I'm not a pilot and will be hiring professional pilots to fly for me. Maybe if one is a CFI he can teach me to fly in it, but I think it unlikely that at the age of 66 I would have enough years ahead of me during which I would be a competent pilot to make it worth the expense. I read Kathryn's report and "elderly" or "low hours" pilot seems to be a recurring theme in flights that end badly.

I haven't made any comments about the situation of the factory installing a cheap bearing so people can draw their own conclusions. They did sell me a new gearbox at 60% of the normal price, so I can't say they didn't do anything to compensate me.
 

wsimpso1

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Smart man!

Auto racing shop that specializes in transmissions and axles.

Industrial machine shop that specializes in transmissions and gearboxes.

Bring all available instruction on disassembly/reassembly of this box and fits/clearance information on bearings, shafts, etc.
 

MadProfessor8138

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pantdino,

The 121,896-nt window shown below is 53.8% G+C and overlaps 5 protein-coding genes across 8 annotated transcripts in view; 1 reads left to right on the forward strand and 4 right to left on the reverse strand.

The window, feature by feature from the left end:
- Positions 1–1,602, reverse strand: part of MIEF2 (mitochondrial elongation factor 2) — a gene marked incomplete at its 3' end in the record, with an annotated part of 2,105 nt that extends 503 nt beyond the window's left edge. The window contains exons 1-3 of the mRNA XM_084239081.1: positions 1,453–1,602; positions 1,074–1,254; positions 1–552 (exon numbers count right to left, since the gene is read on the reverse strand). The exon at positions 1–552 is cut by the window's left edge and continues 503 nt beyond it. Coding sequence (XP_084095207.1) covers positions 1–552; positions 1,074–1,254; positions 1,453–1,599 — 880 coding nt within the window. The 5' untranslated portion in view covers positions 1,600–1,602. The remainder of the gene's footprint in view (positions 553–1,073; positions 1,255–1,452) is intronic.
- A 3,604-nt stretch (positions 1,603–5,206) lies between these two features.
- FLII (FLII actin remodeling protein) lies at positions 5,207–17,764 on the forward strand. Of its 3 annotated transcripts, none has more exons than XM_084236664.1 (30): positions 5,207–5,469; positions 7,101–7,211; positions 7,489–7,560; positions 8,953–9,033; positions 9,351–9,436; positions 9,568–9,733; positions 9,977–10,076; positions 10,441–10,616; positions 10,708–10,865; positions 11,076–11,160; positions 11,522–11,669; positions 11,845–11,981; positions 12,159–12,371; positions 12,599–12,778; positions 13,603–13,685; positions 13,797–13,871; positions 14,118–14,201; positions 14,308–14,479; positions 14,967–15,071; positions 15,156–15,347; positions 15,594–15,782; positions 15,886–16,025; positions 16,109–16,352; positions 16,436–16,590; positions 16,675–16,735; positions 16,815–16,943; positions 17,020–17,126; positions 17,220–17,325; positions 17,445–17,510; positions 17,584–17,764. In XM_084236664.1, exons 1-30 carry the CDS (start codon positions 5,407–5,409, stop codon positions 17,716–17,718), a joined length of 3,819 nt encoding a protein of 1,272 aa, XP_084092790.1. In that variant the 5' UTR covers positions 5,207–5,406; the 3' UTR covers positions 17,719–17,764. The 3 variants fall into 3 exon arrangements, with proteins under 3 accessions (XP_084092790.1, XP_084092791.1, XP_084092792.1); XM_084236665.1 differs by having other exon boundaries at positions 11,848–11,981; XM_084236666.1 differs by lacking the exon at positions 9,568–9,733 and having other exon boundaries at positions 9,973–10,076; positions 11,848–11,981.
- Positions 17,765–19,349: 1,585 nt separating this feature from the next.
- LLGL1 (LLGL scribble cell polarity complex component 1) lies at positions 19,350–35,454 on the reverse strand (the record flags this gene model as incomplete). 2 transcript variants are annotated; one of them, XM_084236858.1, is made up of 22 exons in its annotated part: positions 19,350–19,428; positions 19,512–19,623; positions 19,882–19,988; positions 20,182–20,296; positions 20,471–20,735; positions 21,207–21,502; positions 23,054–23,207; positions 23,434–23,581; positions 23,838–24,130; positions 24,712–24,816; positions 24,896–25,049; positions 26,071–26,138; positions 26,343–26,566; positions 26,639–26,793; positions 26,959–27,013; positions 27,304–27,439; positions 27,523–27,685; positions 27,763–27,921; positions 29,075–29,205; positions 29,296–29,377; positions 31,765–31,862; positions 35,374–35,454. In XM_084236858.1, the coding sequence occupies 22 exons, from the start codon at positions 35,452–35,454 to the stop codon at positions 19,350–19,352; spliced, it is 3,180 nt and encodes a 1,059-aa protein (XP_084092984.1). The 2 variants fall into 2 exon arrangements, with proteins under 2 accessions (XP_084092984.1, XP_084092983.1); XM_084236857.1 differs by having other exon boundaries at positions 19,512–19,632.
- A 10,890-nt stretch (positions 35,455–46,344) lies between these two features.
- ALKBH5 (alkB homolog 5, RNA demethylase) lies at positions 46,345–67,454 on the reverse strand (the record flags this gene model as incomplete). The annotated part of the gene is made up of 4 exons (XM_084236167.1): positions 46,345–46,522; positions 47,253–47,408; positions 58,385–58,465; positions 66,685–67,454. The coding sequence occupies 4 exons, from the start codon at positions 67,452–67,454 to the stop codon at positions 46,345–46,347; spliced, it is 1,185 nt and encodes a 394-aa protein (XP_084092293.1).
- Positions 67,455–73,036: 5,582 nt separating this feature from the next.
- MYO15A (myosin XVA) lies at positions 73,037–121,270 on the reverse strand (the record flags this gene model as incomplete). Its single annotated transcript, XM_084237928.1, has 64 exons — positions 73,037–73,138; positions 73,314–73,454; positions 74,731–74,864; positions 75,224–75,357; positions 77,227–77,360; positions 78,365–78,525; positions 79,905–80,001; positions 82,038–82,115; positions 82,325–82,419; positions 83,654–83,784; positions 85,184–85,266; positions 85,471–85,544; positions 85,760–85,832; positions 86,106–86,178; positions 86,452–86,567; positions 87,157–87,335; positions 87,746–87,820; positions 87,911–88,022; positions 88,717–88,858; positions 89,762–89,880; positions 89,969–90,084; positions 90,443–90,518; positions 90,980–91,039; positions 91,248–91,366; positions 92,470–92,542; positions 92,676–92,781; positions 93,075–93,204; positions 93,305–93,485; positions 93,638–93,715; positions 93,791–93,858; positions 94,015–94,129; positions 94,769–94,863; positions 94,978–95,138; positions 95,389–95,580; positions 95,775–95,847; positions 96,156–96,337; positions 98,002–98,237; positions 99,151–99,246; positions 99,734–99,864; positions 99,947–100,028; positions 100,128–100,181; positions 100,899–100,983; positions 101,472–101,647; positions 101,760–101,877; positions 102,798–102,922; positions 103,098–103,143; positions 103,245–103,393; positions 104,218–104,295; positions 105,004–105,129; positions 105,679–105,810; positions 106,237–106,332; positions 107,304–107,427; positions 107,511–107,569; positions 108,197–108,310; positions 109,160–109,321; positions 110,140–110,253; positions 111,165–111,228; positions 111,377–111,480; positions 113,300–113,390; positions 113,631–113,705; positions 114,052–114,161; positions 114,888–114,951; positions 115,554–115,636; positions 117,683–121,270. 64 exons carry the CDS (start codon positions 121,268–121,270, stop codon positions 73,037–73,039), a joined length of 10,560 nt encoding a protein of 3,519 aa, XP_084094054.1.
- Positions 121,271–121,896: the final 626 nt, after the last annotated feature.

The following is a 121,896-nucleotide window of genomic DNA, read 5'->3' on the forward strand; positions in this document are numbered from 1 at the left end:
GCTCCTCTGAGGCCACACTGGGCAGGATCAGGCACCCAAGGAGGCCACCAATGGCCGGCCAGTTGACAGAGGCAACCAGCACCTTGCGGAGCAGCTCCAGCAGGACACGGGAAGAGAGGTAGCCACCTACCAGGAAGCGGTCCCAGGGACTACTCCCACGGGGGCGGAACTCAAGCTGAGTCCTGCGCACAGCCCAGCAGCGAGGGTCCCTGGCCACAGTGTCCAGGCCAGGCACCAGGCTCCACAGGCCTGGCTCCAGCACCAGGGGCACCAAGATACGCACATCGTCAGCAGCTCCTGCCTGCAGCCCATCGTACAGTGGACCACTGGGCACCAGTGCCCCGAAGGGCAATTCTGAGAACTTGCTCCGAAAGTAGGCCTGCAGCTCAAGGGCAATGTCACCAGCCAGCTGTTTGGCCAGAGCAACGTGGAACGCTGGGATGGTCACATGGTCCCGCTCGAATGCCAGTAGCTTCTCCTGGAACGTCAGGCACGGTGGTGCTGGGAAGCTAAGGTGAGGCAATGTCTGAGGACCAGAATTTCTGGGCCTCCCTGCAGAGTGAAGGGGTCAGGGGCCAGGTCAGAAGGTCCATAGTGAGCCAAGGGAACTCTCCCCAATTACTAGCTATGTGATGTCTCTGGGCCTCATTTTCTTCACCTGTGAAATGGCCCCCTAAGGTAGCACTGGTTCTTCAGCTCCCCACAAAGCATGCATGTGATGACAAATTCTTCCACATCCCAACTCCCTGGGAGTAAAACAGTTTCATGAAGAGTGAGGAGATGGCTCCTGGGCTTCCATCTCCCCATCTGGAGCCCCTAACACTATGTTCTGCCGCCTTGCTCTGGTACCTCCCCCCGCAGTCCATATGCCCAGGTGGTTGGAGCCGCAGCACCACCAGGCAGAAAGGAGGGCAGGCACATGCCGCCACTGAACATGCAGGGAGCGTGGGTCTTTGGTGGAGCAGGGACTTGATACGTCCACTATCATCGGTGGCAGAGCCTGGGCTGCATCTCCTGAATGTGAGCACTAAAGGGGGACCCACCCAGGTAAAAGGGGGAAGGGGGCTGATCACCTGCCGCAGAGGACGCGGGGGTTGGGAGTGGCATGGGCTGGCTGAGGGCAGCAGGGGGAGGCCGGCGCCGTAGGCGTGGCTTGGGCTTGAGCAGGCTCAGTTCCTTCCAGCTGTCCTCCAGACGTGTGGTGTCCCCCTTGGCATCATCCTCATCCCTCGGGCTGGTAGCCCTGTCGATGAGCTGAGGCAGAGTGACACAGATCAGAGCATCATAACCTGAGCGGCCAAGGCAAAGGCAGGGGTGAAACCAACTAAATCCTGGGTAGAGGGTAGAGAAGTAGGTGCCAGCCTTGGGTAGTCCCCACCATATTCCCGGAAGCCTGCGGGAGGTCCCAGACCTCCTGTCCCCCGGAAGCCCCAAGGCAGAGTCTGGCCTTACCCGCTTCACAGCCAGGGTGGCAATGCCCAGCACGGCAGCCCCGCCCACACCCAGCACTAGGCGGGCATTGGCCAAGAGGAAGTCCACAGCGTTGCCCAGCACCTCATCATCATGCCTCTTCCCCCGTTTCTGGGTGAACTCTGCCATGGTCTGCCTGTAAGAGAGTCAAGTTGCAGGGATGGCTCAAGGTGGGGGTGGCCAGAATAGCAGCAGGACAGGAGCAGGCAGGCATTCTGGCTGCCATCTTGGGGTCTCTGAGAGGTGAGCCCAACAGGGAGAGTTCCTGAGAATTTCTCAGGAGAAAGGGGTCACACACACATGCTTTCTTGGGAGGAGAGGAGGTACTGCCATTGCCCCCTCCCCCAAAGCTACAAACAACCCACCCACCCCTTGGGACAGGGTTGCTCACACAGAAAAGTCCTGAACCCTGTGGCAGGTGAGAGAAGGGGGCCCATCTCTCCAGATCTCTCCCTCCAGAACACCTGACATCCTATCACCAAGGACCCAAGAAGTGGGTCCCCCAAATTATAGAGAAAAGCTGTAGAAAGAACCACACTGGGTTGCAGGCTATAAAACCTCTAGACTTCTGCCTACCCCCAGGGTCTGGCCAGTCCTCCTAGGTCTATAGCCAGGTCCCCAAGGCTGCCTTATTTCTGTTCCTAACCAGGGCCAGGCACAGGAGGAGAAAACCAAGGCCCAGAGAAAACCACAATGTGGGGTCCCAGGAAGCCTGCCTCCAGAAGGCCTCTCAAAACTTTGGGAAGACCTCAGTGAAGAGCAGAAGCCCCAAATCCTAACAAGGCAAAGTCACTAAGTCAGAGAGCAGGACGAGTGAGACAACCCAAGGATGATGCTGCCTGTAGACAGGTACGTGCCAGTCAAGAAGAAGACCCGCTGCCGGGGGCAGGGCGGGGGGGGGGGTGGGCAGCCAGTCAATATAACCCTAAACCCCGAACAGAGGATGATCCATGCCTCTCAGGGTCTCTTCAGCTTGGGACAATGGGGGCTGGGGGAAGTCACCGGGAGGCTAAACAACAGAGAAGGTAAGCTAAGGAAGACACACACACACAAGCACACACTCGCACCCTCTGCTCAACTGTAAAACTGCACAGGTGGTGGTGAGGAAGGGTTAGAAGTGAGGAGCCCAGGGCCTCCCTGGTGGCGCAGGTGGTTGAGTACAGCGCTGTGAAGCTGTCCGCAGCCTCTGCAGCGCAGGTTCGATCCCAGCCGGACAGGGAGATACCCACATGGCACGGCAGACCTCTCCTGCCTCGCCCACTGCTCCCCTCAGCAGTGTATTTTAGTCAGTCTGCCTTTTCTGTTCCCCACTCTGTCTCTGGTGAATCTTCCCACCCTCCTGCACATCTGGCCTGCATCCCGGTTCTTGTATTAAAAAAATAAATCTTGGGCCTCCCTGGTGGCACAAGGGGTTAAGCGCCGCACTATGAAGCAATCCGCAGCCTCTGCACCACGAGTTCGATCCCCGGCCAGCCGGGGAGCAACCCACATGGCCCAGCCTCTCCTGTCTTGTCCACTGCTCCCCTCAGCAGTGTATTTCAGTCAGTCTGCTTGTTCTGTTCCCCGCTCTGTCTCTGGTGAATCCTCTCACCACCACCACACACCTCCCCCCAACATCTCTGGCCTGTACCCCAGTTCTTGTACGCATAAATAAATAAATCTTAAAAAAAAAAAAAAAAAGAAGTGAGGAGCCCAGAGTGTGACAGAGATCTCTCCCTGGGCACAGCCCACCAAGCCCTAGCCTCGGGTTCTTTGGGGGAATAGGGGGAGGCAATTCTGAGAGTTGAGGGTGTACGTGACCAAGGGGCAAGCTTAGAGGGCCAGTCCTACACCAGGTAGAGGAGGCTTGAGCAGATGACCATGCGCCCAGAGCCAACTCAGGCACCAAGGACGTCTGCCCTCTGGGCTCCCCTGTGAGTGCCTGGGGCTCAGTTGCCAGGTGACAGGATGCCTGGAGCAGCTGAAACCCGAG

A few things........

1. I'm glad you're having the gearbox looked at and evaluated by a professional.
I would dare say that they are going to find issues that you or myself wouldn't have.

2. Why is the factory not taking care of this issue on their dime?
The problem originated with them and they just decided to pass the issue & expense onto the customer ???!!!
Don't understand this.....

3. You think 66 is too old to become a competent pilot.........
You are mistaken on that point sir....
Many of the pilots I hang around with are in their 80' & 90's.....and they are the best pilots you will ever find.
Now.....start getting some hours in the air young man.

Kevin
 

BJC

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3. You think 66 is too old to become a competent pilot.........
You are mistaken on that point sir....
Many of the pilots I hang around with are in their 80' & 90's.....and they are the best pilots you will ever find.
Now.....start getting some hours in the air young man.
Thatone


BJC